Do you agree with the line, “I’m only responsible for my actions, but I’m not responsible for people’s reactions”?

It’s a commonly repeated idea, particularly in Christian circles. The last time I heard it, it was phrased, “we should only measure the things we do, we shouldn’t measure the things other people do – because we can’t control it.”
So, first of all, yes. I am responsible for my actions. No amount of circumstances or “you made me do it” takes away from the fact that my decisions are mine, and I wear the responsibility for what I say and choose to do. Even if I didn’t mean to act that way–even if what I did was unintentional–I have to wear the responsibility for it.
Ok, what about the idea of being responsible for other people’s actions?
I think the best way to answer this is to say that we are “reasonably responsible” for other people’s actions. I do not believe this is a on/off idea, but rather a spectrum from “in no way responsible” to “significantly responsible” but never “100% responsible”.
If I do a bad job as a salesman, I’m partly responsible for you not buying the car. If I do a good job pitching and convincing you of the value of the car, then I am partly responsible for you buying it. I could do a terrible job selling it, and you might still buy it despite me–in which case there was probably some other factor partly responsible for your decision.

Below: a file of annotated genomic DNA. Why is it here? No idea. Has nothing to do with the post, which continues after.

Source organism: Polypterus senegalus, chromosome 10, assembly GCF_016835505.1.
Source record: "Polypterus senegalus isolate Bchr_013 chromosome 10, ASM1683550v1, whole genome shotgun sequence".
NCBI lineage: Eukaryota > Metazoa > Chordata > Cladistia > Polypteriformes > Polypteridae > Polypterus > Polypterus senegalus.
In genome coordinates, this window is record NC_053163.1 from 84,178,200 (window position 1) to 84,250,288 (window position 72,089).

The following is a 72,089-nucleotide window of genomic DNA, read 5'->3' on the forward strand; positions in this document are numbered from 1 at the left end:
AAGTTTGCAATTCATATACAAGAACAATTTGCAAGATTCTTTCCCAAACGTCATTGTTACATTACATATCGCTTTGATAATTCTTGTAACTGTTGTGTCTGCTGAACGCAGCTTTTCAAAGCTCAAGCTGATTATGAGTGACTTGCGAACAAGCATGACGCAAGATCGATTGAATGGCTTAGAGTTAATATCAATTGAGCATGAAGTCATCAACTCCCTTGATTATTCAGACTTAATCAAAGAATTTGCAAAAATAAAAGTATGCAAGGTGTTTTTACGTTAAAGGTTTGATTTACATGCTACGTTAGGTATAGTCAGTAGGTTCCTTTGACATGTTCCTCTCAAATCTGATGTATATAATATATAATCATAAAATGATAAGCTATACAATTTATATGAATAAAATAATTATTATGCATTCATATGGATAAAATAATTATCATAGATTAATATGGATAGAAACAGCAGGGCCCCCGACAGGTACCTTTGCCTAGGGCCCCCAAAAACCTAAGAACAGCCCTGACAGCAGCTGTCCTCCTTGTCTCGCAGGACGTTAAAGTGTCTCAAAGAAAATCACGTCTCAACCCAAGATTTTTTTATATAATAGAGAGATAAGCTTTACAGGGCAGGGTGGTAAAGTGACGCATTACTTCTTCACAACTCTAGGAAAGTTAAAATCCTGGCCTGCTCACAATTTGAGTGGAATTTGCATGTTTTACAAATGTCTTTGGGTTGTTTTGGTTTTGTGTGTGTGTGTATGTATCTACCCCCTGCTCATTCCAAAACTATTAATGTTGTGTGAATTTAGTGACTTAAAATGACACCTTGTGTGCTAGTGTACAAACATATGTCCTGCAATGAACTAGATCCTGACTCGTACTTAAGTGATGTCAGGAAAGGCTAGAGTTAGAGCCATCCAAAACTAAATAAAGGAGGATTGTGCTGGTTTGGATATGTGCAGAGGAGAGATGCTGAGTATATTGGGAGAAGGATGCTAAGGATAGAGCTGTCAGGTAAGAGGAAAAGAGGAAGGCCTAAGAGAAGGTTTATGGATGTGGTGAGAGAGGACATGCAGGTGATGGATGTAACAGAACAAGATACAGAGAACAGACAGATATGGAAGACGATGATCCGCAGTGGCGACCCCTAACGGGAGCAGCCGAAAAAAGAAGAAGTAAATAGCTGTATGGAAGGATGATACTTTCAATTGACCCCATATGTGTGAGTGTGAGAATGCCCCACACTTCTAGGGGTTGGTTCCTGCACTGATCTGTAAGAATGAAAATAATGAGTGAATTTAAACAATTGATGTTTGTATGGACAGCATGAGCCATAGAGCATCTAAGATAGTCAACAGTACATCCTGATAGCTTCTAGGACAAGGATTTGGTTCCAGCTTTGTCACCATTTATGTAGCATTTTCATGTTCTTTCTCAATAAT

We ought be careful not to over-spiritualise Christian ministry away from this idea completely. If I do a bad job preaching, I’m both responsible for my words, and I’m partly responsible for the poor response it gets. If I do a good job, I’d be using the gifts provided by God as a good steward, and would be partly responsible for the results.
Isn’t this why Paul regarded the Thessalonians as his “reward”? They were the ones God used him to save, and Paul busted his gut to do it clearly and well. Not saved by Paul, but certainly saved through Paul’s actions to some extent.